Last week, the 2010 edition of the “State of Our Unions” report was released by the National Marriage Project at the University of Virginia and the Center for Marriage and Families at the Institute for American Values.
The study looked at data from three nationally representative surveys between 1972 and 2008. Overall, it painted a pretty grim picture for the state of marriage in the U.S.
57 percent of middle Americans (defined as having a high school but not college degree) say they are “happy” in their marriage, down from 68 percent in the 1970’s. The divorce rate in the first 10 years of marriage for this segment of the population is 37 percent.
But one group is getting stellar, rising marriage ratings: The “highly-educated” group, defined as those with at least a college degree, seem to be faring well overall, compared to the rest of the country.
Only 11 percent of college grads get divorced, dropping from 15 percent in the 1970’s. And 69 percent said they were happily married.
When asked if they agreed with the statement, “Marriage has not worked out for most people I know,” 43 percent of middle Americans and 17 percent of highly-educated ones said “yes.”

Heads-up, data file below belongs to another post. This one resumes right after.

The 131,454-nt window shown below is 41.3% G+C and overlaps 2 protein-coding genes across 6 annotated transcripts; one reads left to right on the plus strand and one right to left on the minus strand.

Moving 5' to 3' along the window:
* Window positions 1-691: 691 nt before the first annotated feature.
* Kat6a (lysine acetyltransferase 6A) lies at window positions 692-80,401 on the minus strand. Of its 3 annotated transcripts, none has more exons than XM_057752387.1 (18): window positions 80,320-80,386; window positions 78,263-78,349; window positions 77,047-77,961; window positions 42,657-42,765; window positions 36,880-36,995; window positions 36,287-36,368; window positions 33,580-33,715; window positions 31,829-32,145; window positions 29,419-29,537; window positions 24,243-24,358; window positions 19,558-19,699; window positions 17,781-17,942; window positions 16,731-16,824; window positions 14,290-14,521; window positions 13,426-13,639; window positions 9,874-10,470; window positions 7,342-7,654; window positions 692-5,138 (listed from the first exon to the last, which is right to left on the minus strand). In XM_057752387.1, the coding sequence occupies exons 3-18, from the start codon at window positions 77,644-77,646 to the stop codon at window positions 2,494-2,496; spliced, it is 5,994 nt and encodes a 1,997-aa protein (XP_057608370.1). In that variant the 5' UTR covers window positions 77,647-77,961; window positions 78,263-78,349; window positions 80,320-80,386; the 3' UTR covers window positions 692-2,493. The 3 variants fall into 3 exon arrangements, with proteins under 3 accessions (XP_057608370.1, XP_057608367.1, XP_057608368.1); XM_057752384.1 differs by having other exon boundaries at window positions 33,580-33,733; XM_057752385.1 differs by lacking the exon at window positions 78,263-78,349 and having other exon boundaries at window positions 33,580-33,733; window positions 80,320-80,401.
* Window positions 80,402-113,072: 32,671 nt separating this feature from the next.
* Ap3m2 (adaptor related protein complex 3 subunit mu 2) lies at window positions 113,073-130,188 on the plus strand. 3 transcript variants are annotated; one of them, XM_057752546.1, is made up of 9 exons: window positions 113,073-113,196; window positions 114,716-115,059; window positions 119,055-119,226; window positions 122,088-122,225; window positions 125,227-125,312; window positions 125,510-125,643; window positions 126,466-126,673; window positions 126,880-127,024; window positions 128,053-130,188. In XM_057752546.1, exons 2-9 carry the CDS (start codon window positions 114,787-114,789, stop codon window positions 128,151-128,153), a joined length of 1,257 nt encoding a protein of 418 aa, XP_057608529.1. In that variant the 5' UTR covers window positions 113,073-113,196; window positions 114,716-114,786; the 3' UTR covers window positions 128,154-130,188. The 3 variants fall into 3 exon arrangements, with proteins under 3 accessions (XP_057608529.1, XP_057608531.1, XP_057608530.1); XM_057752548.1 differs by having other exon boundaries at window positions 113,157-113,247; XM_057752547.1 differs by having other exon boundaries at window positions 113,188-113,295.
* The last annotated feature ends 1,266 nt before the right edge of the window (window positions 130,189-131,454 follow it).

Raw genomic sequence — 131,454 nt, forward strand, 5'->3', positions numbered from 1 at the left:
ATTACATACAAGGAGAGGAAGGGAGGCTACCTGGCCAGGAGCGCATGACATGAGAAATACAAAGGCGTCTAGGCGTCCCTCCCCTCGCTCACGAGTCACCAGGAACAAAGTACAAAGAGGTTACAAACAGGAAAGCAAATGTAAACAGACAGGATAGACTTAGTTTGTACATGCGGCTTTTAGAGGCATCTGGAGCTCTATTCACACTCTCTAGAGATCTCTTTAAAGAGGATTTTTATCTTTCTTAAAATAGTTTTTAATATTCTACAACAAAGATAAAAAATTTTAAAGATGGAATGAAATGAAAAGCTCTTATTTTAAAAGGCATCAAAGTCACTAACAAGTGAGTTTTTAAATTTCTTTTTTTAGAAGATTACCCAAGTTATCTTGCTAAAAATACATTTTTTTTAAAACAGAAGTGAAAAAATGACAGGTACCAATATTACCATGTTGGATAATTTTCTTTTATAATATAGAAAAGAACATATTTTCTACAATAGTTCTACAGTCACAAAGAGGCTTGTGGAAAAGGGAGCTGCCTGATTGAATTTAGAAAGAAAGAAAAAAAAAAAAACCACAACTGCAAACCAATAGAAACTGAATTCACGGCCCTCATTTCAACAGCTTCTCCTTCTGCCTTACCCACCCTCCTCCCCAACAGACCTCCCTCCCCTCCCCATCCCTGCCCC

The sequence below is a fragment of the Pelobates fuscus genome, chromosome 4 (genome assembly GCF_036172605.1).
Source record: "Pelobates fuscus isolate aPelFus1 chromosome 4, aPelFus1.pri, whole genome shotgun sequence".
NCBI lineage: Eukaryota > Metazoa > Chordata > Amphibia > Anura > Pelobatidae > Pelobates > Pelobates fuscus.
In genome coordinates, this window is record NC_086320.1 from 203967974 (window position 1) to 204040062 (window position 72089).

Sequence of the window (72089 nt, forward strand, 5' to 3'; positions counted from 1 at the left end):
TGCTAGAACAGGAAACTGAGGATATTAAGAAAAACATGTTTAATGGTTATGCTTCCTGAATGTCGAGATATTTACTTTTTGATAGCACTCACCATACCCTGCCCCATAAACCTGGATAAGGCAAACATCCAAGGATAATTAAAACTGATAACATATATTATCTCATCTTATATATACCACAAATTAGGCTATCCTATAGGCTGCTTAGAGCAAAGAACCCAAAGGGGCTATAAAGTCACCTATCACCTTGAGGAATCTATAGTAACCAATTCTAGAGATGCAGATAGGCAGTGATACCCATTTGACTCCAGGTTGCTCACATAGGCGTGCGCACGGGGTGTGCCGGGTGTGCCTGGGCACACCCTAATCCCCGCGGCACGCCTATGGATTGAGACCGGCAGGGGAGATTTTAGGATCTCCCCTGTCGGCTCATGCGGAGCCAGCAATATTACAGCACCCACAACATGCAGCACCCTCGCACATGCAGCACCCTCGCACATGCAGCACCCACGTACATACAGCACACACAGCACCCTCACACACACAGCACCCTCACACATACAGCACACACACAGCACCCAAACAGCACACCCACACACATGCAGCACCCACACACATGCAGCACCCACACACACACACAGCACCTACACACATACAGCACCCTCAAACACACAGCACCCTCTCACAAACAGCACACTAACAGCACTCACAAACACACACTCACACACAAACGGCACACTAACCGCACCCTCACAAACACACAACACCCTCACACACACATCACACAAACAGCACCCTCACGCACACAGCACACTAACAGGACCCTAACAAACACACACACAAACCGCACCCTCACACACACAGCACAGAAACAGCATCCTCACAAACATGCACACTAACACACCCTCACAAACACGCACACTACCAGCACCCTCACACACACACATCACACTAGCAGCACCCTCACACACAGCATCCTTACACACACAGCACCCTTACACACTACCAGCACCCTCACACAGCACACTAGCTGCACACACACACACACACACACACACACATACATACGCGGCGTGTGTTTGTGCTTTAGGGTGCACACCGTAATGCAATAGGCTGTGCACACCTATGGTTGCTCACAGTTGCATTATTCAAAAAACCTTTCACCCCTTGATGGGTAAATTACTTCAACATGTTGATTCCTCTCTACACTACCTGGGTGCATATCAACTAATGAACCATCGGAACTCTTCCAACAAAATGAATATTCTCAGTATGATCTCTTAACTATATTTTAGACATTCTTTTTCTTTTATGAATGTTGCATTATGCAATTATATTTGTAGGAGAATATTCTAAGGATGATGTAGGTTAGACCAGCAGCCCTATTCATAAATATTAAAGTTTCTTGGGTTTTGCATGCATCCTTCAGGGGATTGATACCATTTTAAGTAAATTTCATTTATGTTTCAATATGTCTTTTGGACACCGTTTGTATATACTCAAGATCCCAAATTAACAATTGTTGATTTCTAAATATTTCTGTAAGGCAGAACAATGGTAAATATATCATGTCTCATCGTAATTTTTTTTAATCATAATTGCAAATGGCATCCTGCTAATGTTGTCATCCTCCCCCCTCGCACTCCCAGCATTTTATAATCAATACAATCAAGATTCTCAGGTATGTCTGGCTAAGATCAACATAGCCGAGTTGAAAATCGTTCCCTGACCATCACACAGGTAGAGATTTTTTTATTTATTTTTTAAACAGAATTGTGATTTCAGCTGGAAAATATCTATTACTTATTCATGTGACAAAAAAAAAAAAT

The researchers on the project say that this represents a widening gap in our country between the privileged (who reap the benefits of stable marriages) and middle America, which is “devolving,” and they seem to attribute it to a disintegration in values.
The whole thing has a social conservative slant to it that I’m uncomfortable with, though. You can’t argue with the data, but it’s the interpretation I don’t buy. Declining marriage satisfaction and increased divorce seems more about tough financial times, overworked families with too little support in the form of childcare and healthcare, families that are isolated and overwhelmed — not people who are morally compromised. And education clearly doesn’t lead to stronger marriages, it’s a correlation, not a cause in this equation.
I don’t think “values” is the issue. What do you think?